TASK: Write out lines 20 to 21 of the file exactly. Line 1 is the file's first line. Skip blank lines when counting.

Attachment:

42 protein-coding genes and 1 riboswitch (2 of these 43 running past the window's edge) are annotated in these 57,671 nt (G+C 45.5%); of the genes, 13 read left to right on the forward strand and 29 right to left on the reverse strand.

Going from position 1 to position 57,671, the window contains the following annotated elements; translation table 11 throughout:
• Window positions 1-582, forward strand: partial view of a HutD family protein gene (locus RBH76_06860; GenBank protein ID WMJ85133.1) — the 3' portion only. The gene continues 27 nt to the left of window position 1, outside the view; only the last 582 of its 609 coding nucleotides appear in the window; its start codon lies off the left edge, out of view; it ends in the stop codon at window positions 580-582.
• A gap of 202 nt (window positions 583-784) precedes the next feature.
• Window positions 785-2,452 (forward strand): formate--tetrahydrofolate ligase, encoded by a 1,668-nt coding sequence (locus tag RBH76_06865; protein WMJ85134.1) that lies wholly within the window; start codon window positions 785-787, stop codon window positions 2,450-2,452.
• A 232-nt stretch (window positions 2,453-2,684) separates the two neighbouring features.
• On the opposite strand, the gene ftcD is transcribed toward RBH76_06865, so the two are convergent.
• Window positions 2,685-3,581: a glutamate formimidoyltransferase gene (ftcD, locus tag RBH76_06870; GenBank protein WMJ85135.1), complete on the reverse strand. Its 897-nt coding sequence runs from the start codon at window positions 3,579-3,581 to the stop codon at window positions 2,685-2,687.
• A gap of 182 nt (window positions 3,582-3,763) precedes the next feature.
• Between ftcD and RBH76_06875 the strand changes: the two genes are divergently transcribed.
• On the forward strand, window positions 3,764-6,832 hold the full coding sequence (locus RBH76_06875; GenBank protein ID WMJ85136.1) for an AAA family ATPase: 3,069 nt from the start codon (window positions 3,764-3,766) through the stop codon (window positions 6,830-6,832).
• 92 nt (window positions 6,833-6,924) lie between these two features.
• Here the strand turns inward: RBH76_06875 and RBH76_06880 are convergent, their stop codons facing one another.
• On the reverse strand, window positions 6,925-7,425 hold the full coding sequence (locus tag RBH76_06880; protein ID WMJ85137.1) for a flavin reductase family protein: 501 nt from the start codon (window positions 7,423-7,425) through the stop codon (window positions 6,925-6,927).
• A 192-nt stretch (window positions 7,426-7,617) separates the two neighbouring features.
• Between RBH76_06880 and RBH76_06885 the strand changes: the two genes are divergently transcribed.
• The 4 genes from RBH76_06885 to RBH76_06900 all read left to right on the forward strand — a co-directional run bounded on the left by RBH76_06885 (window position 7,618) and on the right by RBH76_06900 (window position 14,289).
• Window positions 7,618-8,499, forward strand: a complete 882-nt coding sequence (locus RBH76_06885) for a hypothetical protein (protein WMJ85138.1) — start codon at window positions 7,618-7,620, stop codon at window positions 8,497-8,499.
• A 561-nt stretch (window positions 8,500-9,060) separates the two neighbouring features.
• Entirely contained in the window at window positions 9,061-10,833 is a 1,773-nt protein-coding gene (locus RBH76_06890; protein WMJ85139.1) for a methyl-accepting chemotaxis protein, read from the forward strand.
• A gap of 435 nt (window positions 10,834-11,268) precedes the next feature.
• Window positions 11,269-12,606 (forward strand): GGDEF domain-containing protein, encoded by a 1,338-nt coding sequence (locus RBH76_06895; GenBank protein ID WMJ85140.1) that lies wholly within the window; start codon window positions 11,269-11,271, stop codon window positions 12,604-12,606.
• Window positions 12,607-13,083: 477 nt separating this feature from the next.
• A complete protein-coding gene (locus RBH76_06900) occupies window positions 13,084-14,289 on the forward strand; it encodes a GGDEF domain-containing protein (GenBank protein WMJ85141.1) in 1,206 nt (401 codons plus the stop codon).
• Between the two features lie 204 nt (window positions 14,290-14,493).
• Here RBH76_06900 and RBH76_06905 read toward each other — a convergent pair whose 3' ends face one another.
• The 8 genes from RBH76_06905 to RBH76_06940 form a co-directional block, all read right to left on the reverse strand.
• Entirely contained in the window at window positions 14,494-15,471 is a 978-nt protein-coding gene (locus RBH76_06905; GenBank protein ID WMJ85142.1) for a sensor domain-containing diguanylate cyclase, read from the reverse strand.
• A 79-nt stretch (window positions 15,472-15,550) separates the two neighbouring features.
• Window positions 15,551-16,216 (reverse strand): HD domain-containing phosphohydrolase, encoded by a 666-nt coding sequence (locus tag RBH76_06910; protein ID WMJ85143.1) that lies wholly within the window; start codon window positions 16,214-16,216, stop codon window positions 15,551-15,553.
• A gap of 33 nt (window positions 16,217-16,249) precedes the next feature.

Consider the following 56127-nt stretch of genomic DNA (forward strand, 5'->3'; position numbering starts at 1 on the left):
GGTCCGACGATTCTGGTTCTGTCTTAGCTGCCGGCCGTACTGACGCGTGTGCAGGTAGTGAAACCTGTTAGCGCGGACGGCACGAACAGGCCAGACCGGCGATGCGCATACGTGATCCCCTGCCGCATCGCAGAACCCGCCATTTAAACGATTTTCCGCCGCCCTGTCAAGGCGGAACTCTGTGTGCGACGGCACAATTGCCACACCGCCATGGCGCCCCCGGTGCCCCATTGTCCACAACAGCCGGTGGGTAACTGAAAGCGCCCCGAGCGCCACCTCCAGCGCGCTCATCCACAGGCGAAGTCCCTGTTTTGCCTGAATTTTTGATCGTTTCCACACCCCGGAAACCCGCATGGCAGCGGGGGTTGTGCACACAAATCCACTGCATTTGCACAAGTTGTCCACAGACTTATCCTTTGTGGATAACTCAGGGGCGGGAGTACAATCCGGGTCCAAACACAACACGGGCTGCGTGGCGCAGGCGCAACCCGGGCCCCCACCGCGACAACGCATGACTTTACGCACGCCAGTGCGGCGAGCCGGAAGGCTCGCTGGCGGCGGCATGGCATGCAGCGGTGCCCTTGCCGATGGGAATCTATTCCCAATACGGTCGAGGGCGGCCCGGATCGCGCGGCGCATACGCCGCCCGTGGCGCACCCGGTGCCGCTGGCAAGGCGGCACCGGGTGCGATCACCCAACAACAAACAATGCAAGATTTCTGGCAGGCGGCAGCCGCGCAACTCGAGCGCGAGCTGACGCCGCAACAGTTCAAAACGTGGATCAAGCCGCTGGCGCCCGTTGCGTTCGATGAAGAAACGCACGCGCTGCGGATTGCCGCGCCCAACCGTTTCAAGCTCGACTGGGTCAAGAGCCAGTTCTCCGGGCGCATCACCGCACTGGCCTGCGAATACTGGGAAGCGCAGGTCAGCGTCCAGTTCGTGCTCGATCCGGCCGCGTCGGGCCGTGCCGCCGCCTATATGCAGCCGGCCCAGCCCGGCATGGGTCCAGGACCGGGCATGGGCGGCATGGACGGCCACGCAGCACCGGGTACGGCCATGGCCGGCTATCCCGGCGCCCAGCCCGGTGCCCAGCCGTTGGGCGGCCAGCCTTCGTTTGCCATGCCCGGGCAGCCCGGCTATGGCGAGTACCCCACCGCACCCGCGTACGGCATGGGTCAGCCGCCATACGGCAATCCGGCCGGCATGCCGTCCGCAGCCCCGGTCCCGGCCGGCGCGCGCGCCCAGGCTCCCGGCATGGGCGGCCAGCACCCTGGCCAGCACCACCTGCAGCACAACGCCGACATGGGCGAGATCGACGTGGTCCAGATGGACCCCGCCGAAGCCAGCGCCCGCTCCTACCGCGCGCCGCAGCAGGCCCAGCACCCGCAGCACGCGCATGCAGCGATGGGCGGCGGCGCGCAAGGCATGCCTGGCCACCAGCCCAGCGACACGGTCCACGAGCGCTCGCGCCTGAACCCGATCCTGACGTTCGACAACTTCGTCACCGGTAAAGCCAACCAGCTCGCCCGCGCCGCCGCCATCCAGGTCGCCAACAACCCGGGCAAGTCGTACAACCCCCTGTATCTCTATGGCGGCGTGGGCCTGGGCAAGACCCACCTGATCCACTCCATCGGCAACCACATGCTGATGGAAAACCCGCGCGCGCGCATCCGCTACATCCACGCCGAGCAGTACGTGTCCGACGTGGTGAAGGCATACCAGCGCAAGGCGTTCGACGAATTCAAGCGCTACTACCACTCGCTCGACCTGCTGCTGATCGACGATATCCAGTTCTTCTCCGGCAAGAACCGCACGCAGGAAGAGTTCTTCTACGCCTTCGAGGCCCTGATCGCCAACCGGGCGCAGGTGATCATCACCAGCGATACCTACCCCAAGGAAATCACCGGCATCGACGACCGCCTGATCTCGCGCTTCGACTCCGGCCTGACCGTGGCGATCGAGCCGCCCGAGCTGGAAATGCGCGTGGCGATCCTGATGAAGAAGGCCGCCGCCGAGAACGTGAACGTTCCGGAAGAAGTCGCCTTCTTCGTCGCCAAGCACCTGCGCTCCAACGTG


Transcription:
• Entirely contained in the window at window positions 9,061-10,833 is a 1,773-nt protein-coding gene (locus RBH76_06890; protein WMJ85139.1) for a methyl-accepting chemotaxis protein, read from the forward strand.
• A gap of 435 nt (window positions 10,834-11,268) precedes the next feature.